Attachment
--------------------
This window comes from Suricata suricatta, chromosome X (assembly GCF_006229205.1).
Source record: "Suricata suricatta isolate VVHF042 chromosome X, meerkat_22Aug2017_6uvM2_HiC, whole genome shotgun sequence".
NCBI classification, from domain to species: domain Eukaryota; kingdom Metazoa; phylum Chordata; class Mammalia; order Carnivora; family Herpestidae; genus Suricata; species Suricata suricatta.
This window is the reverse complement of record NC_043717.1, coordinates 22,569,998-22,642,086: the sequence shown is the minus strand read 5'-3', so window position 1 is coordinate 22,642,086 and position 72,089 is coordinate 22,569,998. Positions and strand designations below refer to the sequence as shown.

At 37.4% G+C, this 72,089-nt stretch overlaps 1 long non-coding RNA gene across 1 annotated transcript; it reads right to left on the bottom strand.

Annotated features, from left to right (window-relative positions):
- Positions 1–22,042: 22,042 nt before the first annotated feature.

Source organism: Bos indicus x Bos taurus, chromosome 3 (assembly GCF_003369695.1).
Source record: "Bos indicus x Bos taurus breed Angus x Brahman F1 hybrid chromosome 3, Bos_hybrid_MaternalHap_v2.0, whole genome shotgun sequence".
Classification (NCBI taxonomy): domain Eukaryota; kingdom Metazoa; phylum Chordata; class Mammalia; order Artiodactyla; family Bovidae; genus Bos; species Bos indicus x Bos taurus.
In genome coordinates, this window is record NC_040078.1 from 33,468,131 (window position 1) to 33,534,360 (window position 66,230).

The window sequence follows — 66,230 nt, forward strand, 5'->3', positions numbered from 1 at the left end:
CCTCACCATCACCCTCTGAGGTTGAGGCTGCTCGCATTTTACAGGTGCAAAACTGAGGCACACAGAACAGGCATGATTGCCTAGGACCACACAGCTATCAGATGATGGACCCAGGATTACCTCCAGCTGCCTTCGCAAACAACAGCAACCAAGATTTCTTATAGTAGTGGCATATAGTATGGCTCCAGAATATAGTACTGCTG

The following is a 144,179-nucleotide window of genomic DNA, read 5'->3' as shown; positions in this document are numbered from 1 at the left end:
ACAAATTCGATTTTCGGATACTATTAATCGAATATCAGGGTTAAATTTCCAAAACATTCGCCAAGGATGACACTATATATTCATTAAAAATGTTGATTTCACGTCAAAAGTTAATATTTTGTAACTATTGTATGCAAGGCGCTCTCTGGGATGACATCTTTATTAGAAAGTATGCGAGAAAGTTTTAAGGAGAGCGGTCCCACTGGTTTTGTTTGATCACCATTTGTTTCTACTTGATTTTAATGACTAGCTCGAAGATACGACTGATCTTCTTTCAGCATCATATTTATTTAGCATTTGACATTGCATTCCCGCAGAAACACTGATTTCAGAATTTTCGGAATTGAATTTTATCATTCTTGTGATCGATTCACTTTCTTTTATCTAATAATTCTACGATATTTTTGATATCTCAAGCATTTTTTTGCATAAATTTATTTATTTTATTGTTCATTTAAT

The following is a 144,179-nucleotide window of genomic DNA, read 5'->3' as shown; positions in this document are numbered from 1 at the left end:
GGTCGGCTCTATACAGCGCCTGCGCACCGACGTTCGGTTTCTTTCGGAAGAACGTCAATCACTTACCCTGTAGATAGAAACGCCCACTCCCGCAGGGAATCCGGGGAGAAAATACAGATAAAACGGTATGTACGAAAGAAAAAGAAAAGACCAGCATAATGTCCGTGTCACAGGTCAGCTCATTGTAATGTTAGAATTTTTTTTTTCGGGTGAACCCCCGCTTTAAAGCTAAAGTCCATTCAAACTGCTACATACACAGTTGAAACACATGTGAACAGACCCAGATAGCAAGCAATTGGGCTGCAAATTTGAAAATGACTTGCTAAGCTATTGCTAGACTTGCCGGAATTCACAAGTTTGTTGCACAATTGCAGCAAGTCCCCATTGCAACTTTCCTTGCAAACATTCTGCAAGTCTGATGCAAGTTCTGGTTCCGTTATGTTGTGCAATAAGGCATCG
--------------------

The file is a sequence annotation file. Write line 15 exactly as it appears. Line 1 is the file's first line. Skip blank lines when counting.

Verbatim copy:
ACAAATTCGATTTTCGGATACTATTAATCGAATATCAGGGTTAAATTTCCAAAACATTCGCCAAGGATGACACTATATATTCATTAAAAATGTTGATTTCACGTCAAAAGTTAATATTTTGTAACTATTGTATGCAAGGCGCTCTCTGGGATGACATCTTTATTAGAAAGTATGCGAGAAAGTTTTAAGGAGAGCGGTCCCACTGGTTTTGTTTGATCACCATTTGTTTCTACTTGATTTTAATGACTAGCTCGAAGATACGACTGATCTTCTTTCAGCATCATATTTATTTAGCATTTGACATTGCATTCCCGCAGAAACACTGATTTCAGAATTTTCGGAATTGAATTTTATCATTCTTGTGATCGATTCACTTTCTTTTATCTAATAATTCTACGATATTTTTGATATCTCAAGCATTTTTTTGCATAAATTTATTTATTTTATTGTTCATTTAAT